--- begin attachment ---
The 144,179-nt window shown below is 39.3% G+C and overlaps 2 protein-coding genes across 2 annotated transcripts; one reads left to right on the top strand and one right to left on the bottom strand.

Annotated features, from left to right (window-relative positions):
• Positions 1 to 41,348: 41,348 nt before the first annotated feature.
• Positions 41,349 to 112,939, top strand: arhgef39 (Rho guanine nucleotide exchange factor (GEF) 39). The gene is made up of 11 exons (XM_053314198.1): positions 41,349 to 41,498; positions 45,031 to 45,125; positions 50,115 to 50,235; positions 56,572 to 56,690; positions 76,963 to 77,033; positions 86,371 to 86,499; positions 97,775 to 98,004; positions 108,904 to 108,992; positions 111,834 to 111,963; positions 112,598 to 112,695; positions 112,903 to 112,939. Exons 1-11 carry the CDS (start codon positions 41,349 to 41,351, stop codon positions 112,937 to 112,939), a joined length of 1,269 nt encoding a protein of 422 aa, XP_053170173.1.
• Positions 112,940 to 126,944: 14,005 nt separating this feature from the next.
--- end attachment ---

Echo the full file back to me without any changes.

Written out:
The 144,179-nt window shown below is 39.3% G+C and overlaps 2 protein-coding genes across 2 annotated transcripts; one reads left to right on the top strand and one right to left on the bottom strand.

Annotated features, from left to right (window-relative positions):
• Positions 1 to 41,348: 41,348 nt before the first annotated feature.
• Positions 41,349 to 112,939, top strand: arhgef39 (Rho guanine nucleotide exchange factor (GEF) 39). The gene is made up of 11 exons (XM_053314198.1): positions 41,349 to 41,498; positions 45,031 to 45,125; positions 50,115 to 50,235; positions 56,572 to 56,690; positions 76,963 to 77,033; positions 86,371 to 86,499; positions 97,775 to 98,004; positions 108,904 to 108,992; positions 111,834 to 111,963; positions 112,598 to 112,695; positions 112,903 to 112,939. Exons 1-11 carry the CDS (start codon positions 41,349 to 41,351, stop codon positions 112,937 to 112,939), a joined length of 1,269 nt encoding a protein of 422 aa, XP_053170173.1.
• Positions 112,940 to 126,944: 14,005 nt separating this feature from the next.